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Almayer's Folly

Chapter 1
Mr Verloc, going out in the morning, left his shop nominally in charge of his
brother-in-law. It could be done, because there was very little business at any
time, and practically none at all before the evening. Mr Verloc cared but little
about his ostensible business. And, moreover, his wife was in charge of his
brother-in-law.
The shop was small, and so was the house. It was one of those grimy brick
houses which existed in large quantities before the era of reconstruction dawned
upon London. The shop was a square box of a place, with the front glazed in
small panes. In the daytime the door remained closed; in the evening it stood
discreetly but suspiciously ajar.
The window contained photographs of more or less undressed dancing girls;
nondescript packages in wrappers like patent medicines; closed yellow paper
envelopes, very flimsy, and marked two-and-six in heavy black figures; a few
numbers of ancient French comic publications hung across a string as if to dry; a
dingy blue china bowl, a casket of black wood, bottles of marking ink, and rubber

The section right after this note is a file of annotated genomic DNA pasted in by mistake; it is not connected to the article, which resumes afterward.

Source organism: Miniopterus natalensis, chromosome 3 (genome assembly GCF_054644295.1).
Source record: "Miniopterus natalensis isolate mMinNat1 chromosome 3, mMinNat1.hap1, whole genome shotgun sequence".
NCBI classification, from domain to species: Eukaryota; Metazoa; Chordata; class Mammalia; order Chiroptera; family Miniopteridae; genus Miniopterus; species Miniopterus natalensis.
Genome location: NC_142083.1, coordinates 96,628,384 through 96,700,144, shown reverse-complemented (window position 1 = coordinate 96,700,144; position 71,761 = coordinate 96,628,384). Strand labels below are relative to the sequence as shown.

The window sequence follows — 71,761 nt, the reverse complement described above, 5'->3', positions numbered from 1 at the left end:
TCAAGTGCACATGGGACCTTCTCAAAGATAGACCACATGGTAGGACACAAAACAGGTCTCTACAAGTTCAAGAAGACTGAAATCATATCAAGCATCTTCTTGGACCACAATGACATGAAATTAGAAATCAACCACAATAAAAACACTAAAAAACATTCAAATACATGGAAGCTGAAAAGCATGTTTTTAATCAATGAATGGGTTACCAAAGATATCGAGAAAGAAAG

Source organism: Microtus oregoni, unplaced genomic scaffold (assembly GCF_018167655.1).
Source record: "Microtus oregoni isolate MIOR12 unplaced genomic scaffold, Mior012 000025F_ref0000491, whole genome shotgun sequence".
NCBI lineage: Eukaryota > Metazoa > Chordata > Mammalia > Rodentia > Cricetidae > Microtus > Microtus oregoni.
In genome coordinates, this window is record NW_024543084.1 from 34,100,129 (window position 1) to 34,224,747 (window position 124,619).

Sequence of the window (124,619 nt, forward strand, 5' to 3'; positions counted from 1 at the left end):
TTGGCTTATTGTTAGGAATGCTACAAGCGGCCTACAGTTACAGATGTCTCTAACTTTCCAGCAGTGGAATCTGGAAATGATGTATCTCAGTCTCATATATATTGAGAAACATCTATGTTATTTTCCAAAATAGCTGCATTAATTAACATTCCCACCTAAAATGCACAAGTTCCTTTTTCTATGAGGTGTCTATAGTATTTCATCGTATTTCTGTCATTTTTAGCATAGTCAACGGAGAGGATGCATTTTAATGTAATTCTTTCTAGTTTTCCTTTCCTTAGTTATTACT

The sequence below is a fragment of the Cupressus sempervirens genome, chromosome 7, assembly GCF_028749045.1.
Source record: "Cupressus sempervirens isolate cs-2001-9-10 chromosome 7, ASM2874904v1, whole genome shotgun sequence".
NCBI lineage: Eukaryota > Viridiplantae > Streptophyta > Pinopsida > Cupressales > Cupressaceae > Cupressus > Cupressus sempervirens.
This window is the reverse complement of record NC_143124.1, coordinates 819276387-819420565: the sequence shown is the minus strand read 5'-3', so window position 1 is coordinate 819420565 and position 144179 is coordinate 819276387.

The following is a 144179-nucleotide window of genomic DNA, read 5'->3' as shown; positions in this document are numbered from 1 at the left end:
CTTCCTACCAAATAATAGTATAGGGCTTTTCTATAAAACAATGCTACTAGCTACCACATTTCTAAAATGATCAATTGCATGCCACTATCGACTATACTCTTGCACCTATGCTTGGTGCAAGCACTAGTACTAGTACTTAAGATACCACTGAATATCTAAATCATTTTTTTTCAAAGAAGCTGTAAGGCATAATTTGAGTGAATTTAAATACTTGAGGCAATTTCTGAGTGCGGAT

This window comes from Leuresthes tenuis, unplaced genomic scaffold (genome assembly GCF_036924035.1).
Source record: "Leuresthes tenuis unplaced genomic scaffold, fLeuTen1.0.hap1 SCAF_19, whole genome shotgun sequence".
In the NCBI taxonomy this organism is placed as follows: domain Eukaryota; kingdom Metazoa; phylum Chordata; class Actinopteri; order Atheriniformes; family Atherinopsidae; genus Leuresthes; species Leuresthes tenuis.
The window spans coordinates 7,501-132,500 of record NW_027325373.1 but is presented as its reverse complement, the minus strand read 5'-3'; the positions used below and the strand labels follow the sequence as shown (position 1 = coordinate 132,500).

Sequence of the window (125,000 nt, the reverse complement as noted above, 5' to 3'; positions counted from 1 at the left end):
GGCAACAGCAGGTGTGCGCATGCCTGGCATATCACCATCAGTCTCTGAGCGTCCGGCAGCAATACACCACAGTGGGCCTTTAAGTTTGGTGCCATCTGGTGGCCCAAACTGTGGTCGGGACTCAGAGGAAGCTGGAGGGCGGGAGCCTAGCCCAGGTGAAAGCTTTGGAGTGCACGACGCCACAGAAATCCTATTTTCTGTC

stamps; a few books, with titles hinting at impropriety; a few apparently old
copies of obscure newspapers, badly printed, with titles like THE TORCH, THE
GONG - rousing titles. And the two gas jets inside the panes were always turned
low, either for economy's sake or for the sake of the customers.
These customers were either very young men, who hung about the window for a
time before slipping in suddenly; or men of a more mature age, but looking
generally as if they were not in funds. Some of that last kind had the collars of
their overcoats turned right up to their moustaches, and traces of mud on the
bottom of their nether garments, which had the appearance of being much worn
and not very valuable. And the legs inside them did not, as a general rule, seem
of much account either. With their hands plunged deep in the side pockets of
their coats, they dodged in sideways, one shoulder first, as if afraid to start the
bell going.
The bell, hung on the door by means of a curved ribbon of steel, was difficult to
circumvent. It was hopelessly cracked; but of an evening, at the slightest
provocation, it clattered behind the customer with impudent virulence.
It clattered; and at that signal, through the dusty glass door behind the painted
deal counter, Mr Verloc would issue hastily from the parlour at the back. His eyes
were naturally heavy; he had an air of having wallowed, fully dressed, all day on
an unmade bed. Another man would have felt such an appearance a distinct
disadvantage. In a commercial transaction of the retail order much depends on
the seller's engaging and amiable aspect. But Mr Verloc knew his business, and
remained undisturbed by any sort of aesthetic doubt about his appearance. With
 
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